Archives

Tech

5 most savage quotes from damning report on the ‘digital gangsters’ at Facebook

TwitterFacebook

The results of an 18-month investigation into Facebook are out and they’re not pretty. 

The UK Parliament’s Digital, Culture, Media and Sport Committee (DCMS) published a lengthy report filled with harsh words for the social media giant, which is accused of intentionally violating privacy laws.

In a statement, Facebook’s UK public policy manager, Karim Palant, said the company supports “effective privacy legislation that holds companies to high standards in their use of data and transparency for users,” and has already made “substantial changes” to its political advertising policies. 

Here’s a look at the most brutal takedowns of Mark Zuckerberg and Facebook in the report.  Read more…

More about Tech, Facebook, Social Media Companies, Tech, and Social Media Companies

New Audi feature helps drivers catch more consecutive green lights

TwitterFacebook

More Audi drivers can experience that rush from hitting a stretch of green traffic lights in a row. 

The car maker previously showed off its Traffic Light Information system about two years ago to give drivers more information about red lights and how long they’d be waiting. But this week Audi is all about green light information. 

With what Audi is calling Green Light Optimized Speed Advisory (GLOSA), drivers are connected to city infrastructure and can “game” the system by going a recommended speed limit. The dash indicates the best speed to catch the “green wave” based on the car’s position, speed limits in the area, and signal timing. It’s not that far off from the premise of timed streetlights to encourage driving the speed limit, but it’s a helpful boost. Read more…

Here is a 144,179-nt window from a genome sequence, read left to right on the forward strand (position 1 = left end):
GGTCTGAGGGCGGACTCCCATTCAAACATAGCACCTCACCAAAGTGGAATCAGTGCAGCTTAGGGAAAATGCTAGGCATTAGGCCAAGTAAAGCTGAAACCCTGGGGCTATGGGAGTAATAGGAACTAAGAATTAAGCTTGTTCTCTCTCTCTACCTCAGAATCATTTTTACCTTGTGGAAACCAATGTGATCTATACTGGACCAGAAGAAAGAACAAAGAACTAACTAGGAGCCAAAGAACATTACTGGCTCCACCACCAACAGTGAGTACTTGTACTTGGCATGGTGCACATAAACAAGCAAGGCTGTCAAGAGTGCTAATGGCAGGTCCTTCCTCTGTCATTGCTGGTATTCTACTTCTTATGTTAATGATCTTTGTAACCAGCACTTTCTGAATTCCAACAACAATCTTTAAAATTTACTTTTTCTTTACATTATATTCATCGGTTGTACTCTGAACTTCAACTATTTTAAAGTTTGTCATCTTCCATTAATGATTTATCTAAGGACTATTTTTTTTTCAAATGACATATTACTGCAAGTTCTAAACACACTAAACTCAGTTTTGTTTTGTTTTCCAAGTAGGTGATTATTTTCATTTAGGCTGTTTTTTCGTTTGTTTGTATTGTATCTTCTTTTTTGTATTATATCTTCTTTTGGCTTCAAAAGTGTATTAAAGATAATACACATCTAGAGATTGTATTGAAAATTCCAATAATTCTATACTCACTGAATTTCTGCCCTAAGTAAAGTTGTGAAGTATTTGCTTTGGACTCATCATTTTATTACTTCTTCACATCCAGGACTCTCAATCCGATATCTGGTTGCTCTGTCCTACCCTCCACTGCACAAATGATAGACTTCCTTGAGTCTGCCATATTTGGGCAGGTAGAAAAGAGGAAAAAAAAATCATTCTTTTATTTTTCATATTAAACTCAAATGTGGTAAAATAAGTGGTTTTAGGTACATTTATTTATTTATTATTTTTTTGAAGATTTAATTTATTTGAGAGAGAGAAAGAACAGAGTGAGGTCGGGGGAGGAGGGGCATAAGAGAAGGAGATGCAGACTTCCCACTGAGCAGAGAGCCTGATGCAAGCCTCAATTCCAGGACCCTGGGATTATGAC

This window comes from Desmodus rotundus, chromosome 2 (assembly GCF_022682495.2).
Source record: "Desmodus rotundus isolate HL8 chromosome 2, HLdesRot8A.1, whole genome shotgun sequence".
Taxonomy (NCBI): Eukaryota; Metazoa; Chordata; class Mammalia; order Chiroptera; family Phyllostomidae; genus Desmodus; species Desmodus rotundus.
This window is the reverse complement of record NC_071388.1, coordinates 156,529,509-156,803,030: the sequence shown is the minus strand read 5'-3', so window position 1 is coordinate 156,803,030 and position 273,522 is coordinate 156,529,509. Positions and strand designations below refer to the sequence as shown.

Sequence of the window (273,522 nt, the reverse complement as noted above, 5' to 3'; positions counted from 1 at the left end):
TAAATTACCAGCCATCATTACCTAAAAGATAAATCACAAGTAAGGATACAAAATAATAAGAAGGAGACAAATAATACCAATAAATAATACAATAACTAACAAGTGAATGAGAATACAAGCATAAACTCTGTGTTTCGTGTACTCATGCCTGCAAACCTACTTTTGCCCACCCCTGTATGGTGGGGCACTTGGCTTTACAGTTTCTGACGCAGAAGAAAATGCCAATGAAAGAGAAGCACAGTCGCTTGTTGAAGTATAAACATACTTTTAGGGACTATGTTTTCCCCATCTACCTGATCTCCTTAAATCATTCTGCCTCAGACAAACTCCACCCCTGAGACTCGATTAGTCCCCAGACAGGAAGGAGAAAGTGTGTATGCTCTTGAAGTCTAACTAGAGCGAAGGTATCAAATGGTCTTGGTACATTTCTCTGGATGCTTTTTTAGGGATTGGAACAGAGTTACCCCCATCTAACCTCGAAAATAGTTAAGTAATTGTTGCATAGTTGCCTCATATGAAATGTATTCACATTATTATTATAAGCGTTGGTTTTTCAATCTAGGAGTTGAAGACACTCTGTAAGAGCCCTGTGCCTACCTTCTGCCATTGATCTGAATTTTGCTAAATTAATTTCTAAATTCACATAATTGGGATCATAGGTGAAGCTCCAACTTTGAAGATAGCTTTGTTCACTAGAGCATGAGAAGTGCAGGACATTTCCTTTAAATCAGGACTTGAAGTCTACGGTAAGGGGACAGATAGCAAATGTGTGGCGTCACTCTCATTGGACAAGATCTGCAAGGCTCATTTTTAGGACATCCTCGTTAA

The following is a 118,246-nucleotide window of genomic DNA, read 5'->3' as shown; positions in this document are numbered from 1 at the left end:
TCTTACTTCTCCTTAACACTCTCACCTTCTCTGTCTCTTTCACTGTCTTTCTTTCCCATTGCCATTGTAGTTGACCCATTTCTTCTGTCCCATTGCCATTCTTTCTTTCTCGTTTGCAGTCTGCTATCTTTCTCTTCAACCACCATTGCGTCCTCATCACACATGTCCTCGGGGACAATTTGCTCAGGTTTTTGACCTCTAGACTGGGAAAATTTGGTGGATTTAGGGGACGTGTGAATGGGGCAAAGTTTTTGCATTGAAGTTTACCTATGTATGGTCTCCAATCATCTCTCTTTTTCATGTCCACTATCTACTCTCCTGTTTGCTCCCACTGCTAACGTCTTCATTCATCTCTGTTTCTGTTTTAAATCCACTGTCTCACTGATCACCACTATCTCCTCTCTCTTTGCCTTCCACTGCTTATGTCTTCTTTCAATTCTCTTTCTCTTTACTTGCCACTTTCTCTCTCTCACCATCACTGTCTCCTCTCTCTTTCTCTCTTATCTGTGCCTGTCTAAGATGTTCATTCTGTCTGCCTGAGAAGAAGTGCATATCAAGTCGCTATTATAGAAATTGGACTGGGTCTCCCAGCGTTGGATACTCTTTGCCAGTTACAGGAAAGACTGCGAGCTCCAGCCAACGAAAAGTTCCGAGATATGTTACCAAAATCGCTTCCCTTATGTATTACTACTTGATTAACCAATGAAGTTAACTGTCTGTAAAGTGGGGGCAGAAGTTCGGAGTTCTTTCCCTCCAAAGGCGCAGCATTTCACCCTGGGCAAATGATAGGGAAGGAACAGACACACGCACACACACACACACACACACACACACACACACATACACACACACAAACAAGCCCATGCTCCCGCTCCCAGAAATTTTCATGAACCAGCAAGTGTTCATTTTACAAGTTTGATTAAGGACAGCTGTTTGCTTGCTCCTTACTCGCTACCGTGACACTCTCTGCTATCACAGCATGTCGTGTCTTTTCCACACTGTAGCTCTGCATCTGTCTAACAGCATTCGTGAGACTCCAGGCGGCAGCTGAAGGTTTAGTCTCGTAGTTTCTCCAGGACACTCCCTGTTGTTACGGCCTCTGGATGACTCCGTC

More about Audi, Traffic Lights, Connected Car, Vehicle To Infrastructure, and Tech

YouTube changes ‘strike’ policy for first-time offenders

TwitterFacebook

YouTube is changing its “strike” policy in an effort to make it easier to understand.

With the changes, first-time offenders who violate YouTube’s policies will receive a warning instead of a “strike,” which carries more serious consequences. The new policy will take effect next week, beginning Feb. 25. 

YouTube’s strike system is the main way the service polices content on its platform. Creators get strikes when they violate the company’s policies, such as those prohibiting harassment and hate speech, for example.

“We want to give you even more opportunities to learn about our policies, so starting February 25, all channels will receive a one-time warning the first time they post content that crosses the line, with no penalties to their channel except for the removal of that content,” the company wrote in a blog postRead more…

More about Tech, Google, Youtube, Tech, and Big Tech Companies